Summertime and the ADHD Child

by Eileen Bailey

Children look forward to the long days of summer. There is no schoolwork, no homework to complete, just time for playing. Parents raising children with ADHD are faced with a dilemma. They know their children do better in structured environments, but they want them to be able to enjoy the time off from the many responsibilities and difficulties of school. How then, can parents offer their children with ADHD a summer filled with enjoyable activities and sometimes-lazy days, but yet continue to monitor and manage the ADHD symptoms

Make a Goal to Improve One Behavior 

Even though schoolwork is over, your children can still improve life skills. Look back over the past school year and focus on one specific area (trying to improve too many areas at one time will tend to overwhelm any child, especially one with ADHD.) Maybe your child could use help with socialization or with task completion. Maybe they could use extra work on organization or anger management. Choose one area you feel your child would benefit from the most. You can talk with your child’s teacher and ask for their input as well.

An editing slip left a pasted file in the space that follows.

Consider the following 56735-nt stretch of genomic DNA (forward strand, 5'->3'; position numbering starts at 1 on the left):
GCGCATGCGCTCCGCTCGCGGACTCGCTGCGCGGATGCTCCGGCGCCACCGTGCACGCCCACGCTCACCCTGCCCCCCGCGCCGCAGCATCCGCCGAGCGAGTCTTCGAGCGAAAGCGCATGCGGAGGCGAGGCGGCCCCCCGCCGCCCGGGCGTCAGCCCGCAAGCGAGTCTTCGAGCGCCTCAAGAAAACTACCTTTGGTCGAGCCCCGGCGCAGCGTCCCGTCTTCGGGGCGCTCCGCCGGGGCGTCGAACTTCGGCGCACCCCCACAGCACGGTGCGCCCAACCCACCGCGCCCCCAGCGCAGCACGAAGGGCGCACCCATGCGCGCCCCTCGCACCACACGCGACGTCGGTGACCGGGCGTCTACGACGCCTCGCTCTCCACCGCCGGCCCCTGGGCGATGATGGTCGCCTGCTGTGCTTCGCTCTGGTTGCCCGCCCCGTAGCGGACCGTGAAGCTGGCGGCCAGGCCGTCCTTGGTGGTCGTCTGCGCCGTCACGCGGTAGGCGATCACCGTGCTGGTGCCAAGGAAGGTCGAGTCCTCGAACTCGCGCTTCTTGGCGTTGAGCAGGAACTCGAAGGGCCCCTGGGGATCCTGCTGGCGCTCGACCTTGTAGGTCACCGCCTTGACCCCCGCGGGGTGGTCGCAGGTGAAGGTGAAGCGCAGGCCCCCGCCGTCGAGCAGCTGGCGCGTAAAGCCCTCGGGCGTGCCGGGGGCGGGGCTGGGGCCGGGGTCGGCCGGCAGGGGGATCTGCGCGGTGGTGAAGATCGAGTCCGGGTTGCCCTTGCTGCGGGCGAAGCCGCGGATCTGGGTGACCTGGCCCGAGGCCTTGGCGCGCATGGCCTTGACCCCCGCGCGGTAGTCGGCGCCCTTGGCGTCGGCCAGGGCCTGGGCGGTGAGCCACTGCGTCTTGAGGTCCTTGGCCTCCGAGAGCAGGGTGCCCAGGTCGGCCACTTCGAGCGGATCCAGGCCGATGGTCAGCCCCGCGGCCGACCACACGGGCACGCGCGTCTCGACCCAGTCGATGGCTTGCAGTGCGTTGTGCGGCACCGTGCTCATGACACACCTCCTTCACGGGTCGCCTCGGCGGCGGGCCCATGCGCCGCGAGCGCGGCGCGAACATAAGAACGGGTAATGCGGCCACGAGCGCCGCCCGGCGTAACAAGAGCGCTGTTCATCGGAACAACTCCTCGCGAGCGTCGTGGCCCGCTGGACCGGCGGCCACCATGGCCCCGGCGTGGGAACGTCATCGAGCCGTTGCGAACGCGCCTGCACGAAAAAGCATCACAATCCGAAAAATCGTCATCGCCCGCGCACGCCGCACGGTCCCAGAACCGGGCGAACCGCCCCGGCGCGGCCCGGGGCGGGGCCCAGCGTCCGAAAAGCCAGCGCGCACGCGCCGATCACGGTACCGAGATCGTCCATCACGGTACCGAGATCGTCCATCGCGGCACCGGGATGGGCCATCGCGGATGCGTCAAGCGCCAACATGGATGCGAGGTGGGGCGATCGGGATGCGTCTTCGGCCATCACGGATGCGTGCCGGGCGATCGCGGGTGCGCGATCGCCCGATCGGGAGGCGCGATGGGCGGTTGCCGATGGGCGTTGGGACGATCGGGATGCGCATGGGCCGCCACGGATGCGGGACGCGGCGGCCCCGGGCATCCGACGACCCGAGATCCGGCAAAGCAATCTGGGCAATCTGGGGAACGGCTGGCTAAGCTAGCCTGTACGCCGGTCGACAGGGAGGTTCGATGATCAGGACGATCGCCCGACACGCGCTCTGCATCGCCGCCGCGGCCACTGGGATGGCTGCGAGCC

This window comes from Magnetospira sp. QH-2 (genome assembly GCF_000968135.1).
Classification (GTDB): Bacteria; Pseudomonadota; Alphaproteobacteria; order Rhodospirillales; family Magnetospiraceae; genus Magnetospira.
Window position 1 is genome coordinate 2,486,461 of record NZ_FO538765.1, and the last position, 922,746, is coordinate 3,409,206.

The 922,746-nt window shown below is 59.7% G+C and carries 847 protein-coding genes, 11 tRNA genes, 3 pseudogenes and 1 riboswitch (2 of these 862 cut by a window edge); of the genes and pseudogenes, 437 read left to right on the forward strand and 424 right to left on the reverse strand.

Discuss the different ideas with your child and ask what they would like to work on. They will be more motivated to improve if they are part of the decision making process. Plan activities throughout the summer to reinforce skills. For example, if together you choose to work on social skills, plan times your child can get together with other children and talk with them before about some ways they can improve getting along with other children. 

Be sure to offer support and encouragement and always let your child know that you are available if they need assistance. 

Supervise and Structure Activities 

Children with ADHD often need more supervision than non-ADHD children. Without monitoring, free time can spell disaster. Long days without supervision ultimately bring about boredom. And boredom, coupled with impulsiveness and hyperactivity will ultimately bring about trouble. Even older children still need to be monitored. 

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